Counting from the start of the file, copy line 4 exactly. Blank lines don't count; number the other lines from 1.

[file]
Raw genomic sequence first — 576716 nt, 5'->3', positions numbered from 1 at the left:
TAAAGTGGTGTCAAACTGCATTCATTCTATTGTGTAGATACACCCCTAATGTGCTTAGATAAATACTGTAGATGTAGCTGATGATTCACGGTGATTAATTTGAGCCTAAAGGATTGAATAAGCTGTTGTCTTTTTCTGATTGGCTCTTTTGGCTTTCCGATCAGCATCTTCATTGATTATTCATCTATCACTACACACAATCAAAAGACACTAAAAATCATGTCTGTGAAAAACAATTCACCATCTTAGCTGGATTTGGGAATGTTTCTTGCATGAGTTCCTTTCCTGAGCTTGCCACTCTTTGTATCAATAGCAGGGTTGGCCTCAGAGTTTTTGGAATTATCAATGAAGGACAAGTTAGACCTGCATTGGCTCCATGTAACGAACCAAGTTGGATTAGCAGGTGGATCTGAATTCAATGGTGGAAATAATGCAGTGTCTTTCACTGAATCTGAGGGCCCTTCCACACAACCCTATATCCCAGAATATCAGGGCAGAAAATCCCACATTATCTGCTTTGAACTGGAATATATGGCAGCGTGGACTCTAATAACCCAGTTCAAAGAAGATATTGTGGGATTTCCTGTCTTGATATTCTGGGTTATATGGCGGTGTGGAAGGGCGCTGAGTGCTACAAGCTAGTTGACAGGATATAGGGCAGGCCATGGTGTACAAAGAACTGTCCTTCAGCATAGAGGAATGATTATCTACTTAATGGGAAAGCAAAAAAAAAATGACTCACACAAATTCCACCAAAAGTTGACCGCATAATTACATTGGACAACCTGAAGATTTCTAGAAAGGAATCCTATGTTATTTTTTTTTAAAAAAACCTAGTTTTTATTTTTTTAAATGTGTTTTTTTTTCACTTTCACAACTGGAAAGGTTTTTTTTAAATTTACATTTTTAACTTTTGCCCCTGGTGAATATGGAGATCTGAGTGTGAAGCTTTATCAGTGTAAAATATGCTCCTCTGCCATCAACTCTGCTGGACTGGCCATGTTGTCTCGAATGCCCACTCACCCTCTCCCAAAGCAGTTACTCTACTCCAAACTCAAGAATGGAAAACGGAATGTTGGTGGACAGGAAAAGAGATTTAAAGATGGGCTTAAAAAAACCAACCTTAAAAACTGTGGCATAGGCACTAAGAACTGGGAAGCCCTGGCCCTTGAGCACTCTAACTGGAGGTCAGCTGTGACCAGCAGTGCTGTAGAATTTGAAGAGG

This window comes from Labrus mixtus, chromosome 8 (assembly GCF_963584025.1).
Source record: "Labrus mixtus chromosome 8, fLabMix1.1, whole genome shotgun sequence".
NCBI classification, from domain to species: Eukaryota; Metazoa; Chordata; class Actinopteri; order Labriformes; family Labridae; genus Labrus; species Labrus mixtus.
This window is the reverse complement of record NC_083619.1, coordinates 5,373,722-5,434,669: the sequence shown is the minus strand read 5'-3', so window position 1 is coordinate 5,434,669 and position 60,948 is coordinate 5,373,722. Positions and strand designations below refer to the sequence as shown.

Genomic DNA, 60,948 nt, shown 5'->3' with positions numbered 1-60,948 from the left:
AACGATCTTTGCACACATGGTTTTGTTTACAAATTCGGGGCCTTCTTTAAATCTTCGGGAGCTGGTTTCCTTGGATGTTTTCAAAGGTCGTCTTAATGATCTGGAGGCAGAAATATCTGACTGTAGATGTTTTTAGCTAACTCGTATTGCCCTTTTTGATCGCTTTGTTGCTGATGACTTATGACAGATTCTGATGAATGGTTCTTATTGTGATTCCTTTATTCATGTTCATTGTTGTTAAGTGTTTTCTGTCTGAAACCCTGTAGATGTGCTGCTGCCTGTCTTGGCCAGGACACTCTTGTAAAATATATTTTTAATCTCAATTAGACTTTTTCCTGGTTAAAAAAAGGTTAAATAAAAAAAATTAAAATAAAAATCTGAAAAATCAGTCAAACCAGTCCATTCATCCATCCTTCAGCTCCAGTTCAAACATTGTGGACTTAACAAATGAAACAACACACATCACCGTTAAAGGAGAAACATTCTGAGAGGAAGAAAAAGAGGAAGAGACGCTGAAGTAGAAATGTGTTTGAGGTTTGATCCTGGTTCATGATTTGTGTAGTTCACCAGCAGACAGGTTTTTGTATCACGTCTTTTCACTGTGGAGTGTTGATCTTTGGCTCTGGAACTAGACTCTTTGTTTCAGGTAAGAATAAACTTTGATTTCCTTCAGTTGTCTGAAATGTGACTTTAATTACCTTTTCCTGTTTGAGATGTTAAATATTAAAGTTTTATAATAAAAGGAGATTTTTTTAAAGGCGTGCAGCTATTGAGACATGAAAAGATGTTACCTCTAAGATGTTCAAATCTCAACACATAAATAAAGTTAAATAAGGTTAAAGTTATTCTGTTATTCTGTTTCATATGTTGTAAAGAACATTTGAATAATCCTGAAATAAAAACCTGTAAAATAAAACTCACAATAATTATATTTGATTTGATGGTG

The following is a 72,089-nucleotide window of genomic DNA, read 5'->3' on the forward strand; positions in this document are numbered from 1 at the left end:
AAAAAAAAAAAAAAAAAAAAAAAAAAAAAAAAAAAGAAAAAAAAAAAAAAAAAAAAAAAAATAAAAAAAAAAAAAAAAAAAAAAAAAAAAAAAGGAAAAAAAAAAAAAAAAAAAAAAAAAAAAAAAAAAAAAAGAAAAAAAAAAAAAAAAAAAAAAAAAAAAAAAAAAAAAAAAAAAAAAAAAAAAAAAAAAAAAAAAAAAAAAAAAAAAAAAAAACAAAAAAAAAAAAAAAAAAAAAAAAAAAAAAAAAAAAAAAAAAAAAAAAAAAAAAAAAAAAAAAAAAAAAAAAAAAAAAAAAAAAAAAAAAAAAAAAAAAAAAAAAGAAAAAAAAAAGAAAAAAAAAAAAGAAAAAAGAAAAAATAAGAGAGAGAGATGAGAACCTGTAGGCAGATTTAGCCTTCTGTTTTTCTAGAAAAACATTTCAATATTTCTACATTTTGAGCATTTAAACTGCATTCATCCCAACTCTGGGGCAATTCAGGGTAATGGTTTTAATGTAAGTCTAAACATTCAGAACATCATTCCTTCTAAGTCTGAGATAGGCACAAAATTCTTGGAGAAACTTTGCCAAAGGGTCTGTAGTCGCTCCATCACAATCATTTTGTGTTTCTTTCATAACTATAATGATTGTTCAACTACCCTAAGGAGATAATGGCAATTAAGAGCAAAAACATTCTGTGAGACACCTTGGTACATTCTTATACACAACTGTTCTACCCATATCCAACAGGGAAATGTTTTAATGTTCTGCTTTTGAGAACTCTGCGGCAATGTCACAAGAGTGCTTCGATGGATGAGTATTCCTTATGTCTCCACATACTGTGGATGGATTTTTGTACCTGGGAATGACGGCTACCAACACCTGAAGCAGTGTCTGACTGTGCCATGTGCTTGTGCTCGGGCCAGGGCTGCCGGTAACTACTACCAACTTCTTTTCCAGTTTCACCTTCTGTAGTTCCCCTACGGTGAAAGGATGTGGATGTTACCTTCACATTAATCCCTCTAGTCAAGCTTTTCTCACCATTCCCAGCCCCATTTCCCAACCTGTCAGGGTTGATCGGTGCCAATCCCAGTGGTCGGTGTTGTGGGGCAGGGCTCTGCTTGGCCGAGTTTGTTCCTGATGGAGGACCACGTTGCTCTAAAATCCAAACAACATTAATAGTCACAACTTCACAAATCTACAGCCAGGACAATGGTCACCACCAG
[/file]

Source record: "Labrus mixtus chromosome 8, fLabMix1.1, whole genome shotgun sequence".